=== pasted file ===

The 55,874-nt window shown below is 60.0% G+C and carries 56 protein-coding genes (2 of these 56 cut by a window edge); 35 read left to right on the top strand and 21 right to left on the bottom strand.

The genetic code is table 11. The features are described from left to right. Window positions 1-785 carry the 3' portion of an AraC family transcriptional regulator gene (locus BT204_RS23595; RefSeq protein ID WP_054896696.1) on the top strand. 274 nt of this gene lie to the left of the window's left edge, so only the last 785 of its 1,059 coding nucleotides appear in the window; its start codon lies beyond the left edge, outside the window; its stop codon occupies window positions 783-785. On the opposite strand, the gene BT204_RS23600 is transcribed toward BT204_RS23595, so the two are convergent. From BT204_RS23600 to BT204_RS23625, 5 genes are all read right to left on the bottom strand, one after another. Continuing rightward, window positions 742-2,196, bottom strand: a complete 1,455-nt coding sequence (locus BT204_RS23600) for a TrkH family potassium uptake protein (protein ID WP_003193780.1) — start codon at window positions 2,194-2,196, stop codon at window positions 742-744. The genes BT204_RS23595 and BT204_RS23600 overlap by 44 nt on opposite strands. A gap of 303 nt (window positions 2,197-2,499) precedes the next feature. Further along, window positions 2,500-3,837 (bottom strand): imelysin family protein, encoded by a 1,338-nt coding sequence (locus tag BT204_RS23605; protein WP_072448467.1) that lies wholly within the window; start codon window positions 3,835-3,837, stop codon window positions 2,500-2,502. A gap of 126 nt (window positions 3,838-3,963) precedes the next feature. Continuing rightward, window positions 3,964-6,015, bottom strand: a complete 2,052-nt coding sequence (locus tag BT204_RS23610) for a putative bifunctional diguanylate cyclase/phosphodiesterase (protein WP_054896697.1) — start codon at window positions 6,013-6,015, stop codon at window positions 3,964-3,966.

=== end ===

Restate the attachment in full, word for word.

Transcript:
The 55,874-nt window shown below is 60.0% G+C and carries 56 protein-coding genes (2 of these 56 cut by a window edge); 35 read left to right on the top strand and 21 right to left on the bottom strand.

The genetic code is table 11. The features are described from left to right. Window positions 1-785 carry the 3' portion of an AraC family transcriptional regulator gene (locus BT204_RS23595; RefSeq protein ID WP_054896696.1) on the top strand. 274 nt of this gene lie to the left of the window's left edge, so only the last 785 of its 1,059 coding nucleotides appear in the window; its start codon lies beyond the left edge, outside the window; its stop codon occupies window positions 783-785. On the opposite strand, the gene BT204_RS23600 is transcribed toward BT204_RS23595, so the two are convergent. From BT204_RS23600 to BT204_RS23625, 5 genes are all read right to left on the bottom strand, one after another. Continuing rightward, window positions 742-2,196, bottom strand: a complete 1,455-nt coding sequence (locus BT204_RS23600) for a TrkH family potassium uptake protein (protein ID WP_003193780.1) — start codon at window positions 2,194-2,196, stop codon at window positions 742-744. The genes BT204_RS23595 and BT204_RS23600 overlap by 44 nt on opposite strands. A gap of 303 nt (window positions 2,197-2,499) precedes the next feature. Further along, window positions 2,500-3,837 (bottom strand): imelysin family protein, encoded by a 1,338-nt coding sequence (locus tag BT204_RS23605; protein WP_072448467.1) that lies wholly within the window; start codon window positions 3,835-3,837, stop codon window positions 2,500-2,502. A gap of 126 nt (window positions 3,838-3,963) precedes the next feature. Continuing rightward, window positions 3,964-6,015, bottom strand: a complete 2,052-nt coding sequence (locus tag BT204_RS23610) for a putative bifunctional diguanylate cyclase/phosphodiesterase (protein WP_054896697.1) — start codon at window positions 6,013-6,015, stop codon at window positions 3,964-3,966.